If you are an urban cyclist you have probably gotten into arguments with motor vehicle drivers now and then. It might have come up that the driver yells at you something like this: "You have no right to be on the road! You don't pay taxes! You don't pay insurance!" What do you yell back?
Well you just might want to yell back at them that you are paying extra just to give them the privilege of blowing exhaust in your face! In the paper, "Whose Roads?" Todd Litman explains that local roads are mostly paid out of general tax revenues of the city. Todd calculates that motorists impose a burden on the road system in excess of their share of taxes and user fees, while cyclists are overpaying in comparison of their minimal burden on the road system. A bit unfair isn't it?
Example (Source: Litman, Todd. Whose Roads? Victoria Transport Policy Institute): Two neighbours each pay $300 annually in local taxes that fund roads and traffic services. Mike Motorist drives 10,000 miles annually on local roads while Frances Footpower bicycles 3000 miles. The table below compares the costs they impose with what they pay in taxes.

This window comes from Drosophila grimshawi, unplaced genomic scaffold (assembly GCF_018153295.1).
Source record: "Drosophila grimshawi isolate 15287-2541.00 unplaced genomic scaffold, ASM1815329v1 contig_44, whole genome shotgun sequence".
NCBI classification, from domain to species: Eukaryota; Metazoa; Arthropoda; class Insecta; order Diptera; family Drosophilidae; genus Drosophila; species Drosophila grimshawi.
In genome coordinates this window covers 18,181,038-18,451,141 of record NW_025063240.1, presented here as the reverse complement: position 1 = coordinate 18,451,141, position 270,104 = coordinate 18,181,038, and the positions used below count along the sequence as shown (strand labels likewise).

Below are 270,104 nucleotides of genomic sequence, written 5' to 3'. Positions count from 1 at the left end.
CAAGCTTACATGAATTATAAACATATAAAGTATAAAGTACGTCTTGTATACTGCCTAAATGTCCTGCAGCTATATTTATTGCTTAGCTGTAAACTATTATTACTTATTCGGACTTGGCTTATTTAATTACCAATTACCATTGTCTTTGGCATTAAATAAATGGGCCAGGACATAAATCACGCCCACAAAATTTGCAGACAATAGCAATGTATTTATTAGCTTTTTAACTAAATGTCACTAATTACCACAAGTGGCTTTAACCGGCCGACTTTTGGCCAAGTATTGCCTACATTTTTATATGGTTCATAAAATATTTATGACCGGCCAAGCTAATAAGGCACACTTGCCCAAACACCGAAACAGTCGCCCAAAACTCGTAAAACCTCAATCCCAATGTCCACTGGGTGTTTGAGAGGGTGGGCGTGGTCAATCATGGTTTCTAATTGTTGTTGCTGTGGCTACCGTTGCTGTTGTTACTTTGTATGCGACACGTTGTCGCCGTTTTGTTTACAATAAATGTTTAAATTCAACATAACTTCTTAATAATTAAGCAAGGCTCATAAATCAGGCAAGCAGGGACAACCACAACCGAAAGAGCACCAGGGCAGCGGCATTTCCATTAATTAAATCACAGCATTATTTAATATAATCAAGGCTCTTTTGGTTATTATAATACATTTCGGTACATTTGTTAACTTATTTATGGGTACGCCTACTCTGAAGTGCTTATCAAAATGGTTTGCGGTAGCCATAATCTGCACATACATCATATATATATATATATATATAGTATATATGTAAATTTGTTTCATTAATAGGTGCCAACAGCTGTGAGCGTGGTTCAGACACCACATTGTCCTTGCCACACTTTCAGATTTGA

|A. Annual local mileage||10,000||3000|
|B. Household's general taxes used for road related services||$300||$300|
|C. Motorist User Fees used on local roads (0.24 cents per mile)||$24||$0|
|D. Total road system contribution (B + C)||$324||$300|
|E. Tax payment per mile traveled (B/A)||3.2 cents||10 cents|
|F. Roadway costs (cars = 5.6 cents/ml, bicycles = 0.16 cents/ml)||$560||$48|
|Net (D-F)||Underpays $236||Overpays $252|